One of the things I always loved about the elite classes of drag racing was that in order to win the Championship you had to be on your game all season long. There were no do-overs, no buy-backs, and no second chances. The Champs were the teams that were on their game for the entire season not just the last two races! I sneered at those weak sisters in the stick and ball sports who got a second chance at the end of the season to get it right. I scoffed at the NASCAR greedy owner’s decision to change their championship into some kind of double-elimination, high school tournament. So,I thought oval track racing on asphalt is as boring as I always thought it was, I said to myself. “They had to find a way, they hoped, to keep the fans and media interested until the end of the long season. Hah, I thought, not in drag racing, pal; we’re different, drag racing doesn’t need help to keep its fans excited. We’ve got nitro, 300-mph cars, explosions, half-track burnouts and if you’re late on the light you lose.

Evidently the management at the NHRA and ESPN2 didn’t agree. Now we have a points system that really doesn’t reward excellence. In reality, it punishes the best. Remember when Jim Head said he wasn’t racing to win this season but rather just to qualify. Gag me with a spoon! Consider this: if you go into the U.S. Nationals with a 200-point lead over your nearest opponent and you win everything in sight at the Nationals and set the National ET record at the same time, your reward for the effort will be to have enough points deducted from your points total to give you a ten point lead over the next closest racer.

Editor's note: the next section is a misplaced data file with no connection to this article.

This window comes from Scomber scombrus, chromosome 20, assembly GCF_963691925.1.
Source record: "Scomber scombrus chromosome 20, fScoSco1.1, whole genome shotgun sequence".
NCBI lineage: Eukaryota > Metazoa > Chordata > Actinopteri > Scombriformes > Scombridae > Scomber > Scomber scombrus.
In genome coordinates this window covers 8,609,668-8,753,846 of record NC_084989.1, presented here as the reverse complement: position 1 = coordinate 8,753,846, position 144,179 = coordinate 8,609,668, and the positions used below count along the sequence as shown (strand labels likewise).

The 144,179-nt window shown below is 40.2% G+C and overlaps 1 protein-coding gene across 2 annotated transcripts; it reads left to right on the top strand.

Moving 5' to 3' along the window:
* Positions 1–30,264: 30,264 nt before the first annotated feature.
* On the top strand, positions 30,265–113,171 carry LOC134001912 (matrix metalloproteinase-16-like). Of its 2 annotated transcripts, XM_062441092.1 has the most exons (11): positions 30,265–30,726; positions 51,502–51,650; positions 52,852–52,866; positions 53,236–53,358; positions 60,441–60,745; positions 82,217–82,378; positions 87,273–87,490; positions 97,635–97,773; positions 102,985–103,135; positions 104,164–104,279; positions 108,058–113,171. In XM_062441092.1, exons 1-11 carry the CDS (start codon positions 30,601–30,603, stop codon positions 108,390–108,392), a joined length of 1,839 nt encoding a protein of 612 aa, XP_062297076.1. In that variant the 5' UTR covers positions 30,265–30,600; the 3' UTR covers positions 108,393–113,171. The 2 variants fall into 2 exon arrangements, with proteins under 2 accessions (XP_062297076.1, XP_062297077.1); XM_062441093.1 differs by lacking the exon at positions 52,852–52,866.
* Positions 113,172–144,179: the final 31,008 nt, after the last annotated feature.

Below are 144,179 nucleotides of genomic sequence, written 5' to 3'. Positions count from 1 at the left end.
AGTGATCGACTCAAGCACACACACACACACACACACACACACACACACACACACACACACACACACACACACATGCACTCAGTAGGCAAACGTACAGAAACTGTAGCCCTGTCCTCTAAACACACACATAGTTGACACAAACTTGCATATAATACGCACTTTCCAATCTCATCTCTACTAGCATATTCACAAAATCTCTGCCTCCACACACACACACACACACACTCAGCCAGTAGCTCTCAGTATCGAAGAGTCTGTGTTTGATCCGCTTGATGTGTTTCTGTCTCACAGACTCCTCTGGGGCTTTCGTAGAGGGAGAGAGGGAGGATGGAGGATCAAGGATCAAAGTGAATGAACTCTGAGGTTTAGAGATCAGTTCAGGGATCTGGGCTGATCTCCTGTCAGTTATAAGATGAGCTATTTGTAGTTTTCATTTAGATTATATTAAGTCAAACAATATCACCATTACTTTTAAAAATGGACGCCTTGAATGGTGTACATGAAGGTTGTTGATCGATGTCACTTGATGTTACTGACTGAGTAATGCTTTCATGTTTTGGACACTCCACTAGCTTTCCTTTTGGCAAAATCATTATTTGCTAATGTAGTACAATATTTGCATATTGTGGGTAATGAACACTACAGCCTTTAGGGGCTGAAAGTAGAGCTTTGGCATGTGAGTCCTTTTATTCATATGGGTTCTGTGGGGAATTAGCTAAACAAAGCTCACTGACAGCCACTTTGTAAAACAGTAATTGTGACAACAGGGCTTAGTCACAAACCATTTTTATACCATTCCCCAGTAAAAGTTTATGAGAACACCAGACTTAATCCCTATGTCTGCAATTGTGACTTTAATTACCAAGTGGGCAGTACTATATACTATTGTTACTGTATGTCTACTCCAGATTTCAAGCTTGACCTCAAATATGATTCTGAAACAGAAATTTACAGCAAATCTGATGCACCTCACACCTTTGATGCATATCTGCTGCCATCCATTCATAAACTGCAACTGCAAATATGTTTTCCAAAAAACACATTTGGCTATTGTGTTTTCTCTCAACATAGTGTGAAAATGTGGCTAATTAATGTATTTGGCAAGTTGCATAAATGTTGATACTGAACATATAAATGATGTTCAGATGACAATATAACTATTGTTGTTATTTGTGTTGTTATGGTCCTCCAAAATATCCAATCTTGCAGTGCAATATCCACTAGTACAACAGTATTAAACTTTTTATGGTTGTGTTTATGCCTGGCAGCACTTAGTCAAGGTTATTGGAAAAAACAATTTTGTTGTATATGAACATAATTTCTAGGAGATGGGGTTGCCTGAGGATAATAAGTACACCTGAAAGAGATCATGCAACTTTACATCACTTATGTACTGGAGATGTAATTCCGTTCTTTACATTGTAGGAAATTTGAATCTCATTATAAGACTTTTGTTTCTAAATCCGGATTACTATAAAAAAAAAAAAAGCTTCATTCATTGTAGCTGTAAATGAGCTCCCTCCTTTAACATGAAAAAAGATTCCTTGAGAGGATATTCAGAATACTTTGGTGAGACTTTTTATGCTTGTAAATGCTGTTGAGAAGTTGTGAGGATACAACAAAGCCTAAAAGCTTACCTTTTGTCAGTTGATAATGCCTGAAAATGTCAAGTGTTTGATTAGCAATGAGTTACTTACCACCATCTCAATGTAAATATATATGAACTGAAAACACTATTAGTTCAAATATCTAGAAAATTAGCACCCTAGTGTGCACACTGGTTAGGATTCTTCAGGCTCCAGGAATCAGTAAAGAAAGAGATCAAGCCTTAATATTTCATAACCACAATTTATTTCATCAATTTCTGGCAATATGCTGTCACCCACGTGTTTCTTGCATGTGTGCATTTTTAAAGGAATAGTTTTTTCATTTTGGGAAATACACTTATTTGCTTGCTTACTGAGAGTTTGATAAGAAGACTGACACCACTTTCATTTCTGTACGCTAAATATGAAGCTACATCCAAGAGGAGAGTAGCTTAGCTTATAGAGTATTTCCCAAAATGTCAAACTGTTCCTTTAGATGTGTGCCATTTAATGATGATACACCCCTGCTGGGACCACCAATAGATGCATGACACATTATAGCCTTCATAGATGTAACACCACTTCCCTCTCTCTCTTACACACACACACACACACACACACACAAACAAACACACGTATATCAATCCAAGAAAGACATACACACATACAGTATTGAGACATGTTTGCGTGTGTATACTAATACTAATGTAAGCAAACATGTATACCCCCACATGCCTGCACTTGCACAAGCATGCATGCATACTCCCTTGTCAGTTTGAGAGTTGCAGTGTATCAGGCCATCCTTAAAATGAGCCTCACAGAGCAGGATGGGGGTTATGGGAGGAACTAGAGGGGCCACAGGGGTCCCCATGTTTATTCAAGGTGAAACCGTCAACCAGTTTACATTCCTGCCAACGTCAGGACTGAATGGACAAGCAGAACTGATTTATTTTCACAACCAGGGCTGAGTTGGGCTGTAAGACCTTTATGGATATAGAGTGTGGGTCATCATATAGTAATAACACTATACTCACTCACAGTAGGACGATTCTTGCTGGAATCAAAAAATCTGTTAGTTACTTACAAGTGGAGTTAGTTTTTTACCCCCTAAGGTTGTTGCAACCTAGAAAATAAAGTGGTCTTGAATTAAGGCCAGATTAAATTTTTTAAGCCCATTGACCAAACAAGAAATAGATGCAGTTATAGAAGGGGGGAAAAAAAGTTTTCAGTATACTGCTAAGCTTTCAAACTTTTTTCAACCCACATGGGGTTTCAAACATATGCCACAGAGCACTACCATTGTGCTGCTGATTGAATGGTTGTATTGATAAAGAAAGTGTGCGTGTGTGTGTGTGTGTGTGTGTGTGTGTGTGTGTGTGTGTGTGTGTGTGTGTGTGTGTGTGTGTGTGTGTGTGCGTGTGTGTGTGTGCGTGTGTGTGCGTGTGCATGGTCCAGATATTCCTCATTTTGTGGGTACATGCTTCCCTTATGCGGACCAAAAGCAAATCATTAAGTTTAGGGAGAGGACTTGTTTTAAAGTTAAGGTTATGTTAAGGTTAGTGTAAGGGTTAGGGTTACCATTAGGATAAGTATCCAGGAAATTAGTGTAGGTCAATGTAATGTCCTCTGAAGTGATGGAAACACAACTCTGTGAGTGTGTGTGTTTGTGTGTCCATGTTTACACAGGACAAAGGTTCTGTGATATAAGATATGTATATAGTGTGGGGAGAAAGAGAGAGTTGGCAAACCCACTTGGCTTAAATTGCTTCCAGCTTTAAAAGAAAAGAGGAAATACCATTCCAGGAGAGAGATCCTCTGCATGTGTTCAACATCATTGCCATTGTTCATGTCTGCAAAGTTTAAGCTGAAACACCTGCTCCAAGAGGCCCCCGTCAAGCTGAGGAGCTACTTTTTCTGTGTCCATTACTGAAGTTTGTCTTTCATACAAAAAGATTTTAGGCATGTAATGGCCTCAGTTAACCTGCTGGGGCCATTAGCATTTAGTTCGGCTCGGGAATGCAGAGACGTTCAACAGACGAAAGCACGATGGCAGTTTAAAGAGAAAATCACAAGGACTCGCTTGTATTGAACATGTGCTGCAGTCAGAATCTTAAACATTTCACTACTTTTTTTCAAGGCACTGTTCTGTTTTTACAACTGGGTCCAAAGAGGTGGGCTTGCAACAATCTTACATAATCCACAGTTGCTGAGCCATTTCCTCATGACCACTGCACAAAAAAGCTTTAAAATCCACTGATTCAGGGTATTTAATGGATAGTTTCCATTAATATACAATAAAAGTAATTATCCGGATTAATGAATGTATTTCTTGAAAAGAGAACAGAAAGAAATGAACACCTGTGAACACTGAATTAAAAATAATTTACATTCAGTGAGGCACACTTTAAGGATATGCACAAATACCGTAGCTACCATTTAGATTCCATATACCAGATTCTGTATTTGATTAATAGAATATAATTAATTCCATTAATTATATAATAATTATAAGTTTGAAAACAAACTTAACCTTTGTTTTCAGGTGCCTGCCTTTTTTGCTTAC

I tell you that kind of stuff is just plain un-American! It’s equivalent to NASCAR’s throwing the yellow for “debris on the race track” to allow everyone to catch up to the leader.

American Drag Racing League president Kenny Nowling has a race at the end of the season called the “Battle for the Belts” where the top eight in points race for the Championship. This year one racer barely got in the field on the last race and went on to he win the ADRL championship when the season-long point’s leader had one bad race. I don’t like that. Nowling says I’m just living in the past and everybody has playoffs, that it is a generational thing to not like playoffs”  Who decided we should have playoffs? I’m thinking it was the same guy who thought up buy-backs.